With regard to the situation in Limerick, I understand that the council is in ongoing contact with individuals and families residing in emergency accommodation and is fully responsive to the needs of those that may present to them. The Limerick homeless action team works on a multi-agency basis to address the needs of people presenting to homeless services. The three main centres in Limerick city are St. Patrick's Hostel, McGarry House and Thomond House and these facilities cater for the majority of people requiring emergency accommodation. These services remain open on a year-round basis. In addition to these facilities it is sometimes necessary for households to utilise bed and breakfasts or hotels for emergency accommodation purposes. While it may be the case that some commercial hotels will close on certain days over the Christmas period, I have been reassured that Limerick City and County Council, working with all local homeless services, will ensure that the emergency accommodation needs of homeless households are attended to and alternative accommodation will be secured if necessary.

Significant additional resources for addressing homelessness have been made available under this Government and Exchequer funding is not an issue in this regard. My Department will continue to keep the homelessness funding needs of all housing authorities under review. We are visiting all local authorities and have made it clear to them that the increased budget is there for them. Most of the homeless teams have had access to it so the finance is there. It is sometimes difficult to source accommodation and we are addressing that with short-term and long-term measures but the funding is there for increased personnel needed by the homeless teams to provide the services. I hope this will put the Deputy's mind at ease because it is a very serious issue.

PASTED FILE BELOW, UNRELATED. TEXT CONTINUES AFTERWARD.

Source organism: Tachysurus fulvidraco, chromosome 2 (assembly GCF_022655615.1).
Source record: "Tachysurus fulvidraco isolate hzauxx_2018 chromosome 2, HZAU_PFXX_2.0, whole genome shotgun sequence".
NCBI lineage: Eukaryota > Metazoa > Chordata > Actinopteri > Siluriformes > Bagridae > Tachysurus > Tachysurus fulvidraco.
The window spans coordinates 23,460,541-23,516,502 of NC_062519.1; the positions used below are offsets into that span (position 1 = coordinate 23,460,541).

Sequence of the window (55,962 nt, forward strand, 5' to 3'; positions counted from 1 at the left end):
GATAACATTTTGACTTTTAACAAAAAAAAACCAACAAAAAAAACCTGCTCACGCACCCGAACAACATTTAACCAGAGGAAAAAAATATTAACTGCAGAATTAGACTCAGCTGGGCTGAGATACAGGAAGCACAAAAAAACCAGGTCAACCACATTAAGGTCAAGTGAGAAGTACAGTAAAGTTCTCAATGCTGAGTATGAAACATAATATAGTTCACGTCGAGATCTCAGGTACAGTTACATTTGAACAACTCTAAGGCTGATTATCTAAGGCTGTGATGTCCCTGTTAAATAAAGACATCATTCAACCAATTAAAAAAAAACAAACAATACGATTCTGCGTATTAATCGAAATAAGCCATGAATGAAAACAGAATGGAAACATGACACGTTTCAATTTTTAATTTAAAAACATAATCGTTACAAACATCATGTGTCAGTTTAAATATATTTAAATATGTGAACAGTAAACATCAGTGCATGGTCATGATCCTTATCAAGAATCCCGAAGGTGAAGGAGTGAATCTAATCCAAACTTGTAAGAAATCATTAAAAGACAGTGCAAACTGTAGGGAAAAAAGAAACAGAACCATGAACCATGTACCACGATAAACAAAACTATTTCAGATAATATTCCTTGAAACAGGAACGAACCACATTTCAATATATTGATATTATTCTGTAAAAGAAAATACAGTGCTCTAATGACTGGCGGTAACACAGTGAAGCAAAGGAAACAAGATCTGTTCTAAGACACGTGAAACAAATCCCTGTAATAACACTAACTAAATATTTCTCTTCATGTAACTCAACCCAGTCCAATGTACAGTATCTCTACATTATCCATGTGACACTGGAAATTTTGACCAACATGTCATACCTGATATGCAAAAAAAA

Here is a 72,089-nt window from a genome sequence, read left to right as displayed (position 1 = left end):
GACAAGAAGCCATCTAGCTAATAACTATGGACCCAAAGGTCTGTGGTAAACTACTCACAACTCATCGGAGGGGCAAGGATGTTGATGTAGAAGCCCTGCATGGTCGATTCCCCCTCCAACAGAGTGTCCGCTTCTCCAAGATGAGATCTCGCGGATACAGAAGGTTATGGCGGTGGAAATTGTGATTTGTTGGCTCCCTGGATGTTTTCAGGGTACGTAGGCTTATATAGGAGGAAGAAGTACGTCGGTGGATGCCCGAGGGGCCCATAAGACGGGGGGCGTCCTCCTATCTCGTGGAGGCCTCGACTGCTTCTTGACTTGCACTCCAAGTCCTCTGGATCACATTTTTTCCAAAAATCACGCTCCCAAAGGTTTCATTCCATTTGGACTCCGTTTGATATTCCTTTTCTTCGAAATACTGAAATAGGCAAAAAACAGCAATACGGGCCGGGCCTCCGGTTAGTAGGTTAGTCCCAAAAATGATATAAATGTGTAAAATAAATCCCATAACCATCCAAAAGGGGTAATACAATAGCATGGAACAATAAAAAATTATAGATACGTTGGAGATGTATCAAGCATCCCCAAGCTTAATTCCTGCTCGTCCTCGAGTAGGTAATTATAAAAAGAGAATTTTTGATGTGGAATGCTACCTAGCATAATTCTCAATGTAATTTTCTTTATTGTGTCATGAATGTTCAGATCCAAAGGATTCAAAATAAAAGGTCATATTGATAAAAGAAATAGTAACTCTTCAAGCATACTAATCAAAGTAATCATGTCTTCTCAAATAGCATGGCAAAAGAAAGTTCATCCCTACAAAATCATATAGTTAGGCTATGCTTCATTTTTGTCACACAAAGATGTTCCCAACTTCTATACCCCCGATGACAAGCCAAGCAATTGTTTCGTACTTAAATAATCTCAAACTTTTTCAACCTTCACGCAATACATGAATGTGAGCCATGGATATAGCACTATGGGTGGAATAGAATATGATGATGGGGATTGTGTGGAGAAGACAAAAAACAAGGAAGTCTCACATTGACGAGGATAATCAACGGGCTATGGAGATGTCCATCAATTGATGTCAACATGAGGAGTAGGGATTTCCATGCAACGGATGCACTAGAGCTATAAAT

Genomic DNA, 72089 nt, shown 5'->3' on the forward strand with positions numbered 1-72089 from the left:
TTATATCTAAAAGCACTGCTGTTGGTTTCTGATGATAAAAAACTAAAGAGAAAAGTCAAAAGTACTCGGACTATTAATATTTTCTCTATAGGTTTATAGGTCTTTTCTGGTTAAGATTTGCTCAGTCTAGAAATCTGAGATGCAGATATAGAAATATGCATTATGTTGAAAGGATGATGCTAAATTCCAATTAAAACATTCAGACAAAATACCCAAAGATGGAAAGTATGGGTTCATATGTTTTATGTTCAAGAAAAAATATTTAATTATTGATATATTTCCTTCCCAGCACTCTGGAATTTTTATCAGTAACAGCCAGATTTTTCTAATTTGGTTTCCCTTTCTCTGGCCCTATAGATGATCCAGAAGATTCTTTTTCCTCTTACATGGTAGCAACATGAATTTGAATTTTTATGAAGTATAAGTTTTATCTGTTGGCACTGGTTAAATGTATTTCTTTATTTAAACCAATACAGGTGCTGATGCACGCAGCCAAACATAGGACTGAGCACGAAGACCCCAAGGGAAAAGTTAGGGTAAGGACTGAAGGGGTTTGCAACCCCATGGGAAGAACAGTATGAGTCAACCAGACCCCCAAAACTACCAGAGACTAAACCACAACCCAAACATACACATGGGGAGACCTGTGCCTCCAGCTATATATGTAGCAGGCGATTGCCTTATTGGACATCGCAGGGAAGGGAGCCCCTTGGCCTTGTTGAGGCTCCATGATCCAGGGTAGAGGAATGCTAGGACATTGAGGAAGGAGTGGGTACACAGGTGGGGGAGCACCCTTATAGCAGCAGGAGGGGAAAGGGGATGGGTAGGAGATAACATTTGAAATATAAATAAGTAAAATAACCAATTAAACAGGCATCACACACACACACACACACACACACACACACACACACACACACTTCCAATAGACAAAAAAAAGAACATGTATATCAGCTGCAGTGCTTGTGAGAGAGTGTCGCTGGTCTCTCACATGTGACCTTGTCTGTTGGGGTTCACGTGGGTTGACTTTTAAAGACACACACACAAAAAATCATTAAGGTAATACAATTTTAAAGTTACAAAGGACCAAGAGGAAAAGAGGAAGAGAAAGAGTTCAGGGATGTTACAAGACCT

I commend the staff in Limerick who work in this area, both those in the council and those in the services. The Minister referenced three projects, St. Patrick's Hostel, McGarry House and Thomond House. I am familiar with all three but none of them houses families or children so they will not address the issue I am raising. The Minister will launch the review of the regeneration project in Limerick on Friday and, while I do not want to pre-empt its findings, I can declare that the programme, specifically in the case of housing, has not been a success. It has been a failure and has not delivered the houses that were supposed to be delivered. Over 1,000 houses have been demolished and less than a quarter of them have been replaced, which has contributed to the housing crisis in Limerick.

I also commend the homeless action team because my constituency office deals with it every single day. There is a shortage of suitable accommodation for families and single people and I ask the Minister of State to ask the Minister what specifically he will do to ensure no family or children in Limerick are without a home over the Christmas period. Last week I extended an invitation to the Minister to come and visit the Long Pavement Traveller site while he is in Limerick, or that he does so on another occasion if he cannot do it this time, because families are living there in a state in which one would not put an animal.

It must be sorted out. As we speak, there are families who do not have heating in the weather we are experiencing now. They told me they would watch this debate. I hope the Minister of State can address some of these questions.

I will chase up the Deputy's invitation with the Minister, Deputy Coveney, and see if he can fit it in this week. There is pressure this week in terms of trying to get legislation through the House. If he cannot visit Limerick this week, one of us will visit in the near future. The Deputy is aware we have increased funding for Traveller-specific accommodation and capital needs of nearly 70% for 2017. There are increased resources. In some cases, there has been pressure to get the money spent for 2016. We have been informed that all local authorities will have done so. There are available funds. If the project needs to be examined, there should be opportunities for the council to bring forward proposals on it.

The problem is that the council says it cannot access funds from the Department while the Department says it is not responsible for it.